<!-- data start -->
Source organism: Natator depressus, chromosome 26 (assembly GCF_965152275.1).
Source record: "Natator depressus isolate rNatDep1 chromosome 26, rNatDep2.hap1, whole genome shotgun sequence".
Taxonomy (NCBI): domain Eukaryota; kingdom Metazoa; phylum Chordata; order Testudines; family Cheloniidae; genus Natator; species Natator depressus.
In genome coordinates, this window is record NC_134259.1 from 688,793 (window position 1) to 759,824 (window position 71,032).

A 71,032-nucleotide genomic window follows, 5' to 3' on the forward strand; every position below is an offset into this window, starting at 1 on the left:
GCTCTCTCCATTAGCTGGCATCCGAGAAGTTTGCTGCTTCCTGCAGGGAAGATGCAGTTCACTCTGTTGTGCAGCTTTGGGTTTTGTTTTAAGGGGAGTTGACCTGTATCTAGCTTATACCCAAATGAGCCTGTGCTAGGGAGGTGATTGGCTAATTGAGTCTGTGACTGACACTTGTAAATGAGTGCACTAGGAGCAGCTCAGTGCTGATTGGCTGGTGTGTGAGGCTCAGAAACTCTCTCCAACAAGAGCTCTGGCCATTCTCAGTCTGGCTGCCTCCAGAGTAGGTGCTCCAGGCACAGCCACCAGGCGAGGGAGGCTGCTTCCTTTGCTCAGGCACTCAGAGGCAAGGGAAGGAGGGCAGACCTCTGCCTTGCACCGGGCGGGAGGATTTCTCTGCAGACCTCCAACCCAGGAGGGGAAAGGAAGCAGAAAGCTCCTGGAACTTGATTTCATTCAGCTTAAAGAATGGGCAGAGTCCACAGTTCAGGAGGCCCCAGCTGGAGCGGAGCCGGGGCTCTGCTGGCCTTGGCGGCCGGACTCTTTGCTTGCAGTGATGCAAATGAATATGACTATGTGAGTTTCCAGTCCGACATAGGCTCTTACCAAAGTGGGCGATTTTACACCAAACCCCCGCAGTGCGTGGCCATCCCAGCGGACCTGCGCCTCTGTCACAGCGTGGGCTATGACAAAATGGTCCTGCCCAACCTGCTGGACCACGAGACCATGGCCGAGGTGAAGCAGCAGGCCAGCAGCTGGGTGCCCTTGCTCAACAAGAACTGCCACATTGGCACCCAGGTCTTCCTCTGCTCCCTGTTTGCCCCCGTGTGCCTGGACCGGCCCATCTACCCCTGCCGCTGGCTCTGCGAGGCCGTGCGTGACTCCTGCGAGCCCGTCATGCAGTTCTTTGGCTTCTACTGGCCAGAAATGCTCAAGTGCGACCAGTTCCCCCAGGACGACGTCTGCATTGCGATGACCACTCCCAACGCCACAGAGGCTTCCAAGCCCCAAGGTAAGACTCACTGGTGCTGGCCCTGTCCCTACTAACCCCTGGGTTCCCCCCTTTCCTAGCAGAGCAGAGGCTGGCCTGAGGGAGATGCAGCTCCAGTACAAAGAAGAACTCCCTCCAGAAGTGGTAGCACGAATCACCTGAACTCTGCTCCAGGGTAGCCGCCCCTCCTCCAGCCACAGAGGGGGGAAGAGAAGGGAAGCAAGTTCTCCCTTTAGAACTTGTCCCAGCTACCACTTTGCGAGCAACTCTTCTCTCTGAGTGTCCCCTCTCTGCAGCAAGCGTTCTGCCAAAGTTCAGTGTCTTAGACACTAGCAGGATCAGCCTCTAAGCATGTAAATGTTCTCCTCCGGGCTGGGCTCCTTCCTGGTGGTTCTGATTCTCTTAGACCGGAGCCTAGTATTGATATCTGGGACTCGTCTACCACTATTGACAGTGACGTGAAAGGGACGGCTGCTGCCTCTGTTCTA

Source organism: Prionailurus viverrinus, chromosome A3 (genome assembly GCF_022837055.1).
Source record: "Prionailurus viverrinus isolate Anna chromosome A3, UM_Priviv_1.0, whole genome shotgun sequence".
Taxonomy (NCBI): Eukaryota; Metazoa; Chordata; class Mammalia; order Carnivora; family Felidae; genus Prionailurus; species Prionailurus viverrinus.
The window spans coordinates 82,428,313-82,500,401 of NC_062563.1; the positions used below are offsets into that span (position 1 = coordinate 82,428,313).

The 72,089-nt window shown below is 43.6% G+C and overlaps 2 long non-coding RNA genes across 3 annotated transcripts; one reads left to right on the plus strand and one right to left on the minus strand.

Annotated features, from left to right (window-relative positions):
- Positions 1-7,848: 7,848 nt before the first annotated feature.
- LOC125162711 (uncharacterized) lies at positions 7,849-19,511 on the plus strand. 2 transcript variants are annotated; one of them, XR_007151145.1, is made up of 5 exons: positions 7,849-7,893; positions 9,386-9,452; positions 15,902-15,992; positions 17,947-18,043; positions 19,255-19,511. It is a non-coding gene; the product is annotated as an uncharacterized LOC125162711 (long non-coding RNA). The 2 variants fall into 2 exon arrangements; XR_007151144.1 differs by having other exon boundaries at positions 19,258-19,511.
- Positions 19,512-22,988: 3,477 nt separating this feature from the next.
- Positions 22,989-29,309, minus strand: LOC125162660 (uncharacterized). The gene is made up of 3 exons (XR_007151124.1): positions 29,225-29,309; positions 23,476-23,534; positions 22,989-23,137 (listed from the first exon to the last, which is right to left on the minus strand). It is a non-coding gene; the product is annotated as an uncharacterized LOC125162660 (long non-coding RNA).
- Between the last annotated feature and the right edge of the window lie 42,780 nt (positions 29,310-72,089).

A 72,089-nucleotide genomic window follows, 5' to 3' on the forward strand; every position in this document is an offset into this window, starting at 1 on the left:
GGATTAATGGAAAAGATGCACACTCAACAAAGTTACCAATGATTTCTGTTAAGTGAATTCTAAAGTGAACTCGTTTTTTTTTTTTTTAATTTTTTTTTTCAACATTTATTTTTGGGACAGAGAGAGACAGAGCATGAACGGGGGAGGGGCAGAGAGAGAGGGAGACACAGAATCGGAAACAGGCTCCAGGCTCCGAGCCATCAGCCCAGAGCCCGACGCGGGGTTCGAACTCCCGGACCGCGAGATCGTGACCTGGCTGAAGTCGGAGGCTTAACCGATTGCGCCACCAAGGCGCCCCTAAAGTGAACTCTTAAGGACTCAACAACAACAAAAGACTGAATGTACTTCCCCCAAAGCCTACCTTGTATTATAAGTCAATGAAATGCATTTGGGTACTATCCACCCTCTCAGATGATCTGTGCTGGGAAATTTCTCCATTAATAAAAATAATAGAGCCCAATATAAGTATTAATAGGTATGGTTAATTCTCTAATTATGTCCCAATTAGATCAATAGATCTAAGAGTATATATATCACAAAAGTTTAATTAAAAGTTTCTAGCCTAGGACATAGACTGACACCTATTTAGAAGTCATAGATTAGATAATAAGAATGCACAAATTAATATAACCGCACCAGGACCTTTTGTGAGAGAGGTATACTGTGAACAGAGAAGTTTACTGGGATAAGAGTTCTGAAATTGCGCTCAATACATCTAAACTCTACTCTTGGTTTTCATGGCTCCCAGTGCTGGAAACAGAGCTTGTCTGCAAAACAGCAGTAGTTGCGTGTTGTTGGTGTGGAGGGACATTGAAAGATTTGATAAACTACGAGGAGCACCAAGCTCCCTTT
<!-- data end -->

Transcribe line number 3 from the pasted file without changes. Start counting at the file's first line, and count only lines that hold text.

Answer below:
Taxonomy (NCBI): domain Eukaryota; kingdom Metazoa; phylum Chordata; order Testudines; family Cheloniidae; genus Natator; species Natator depressus.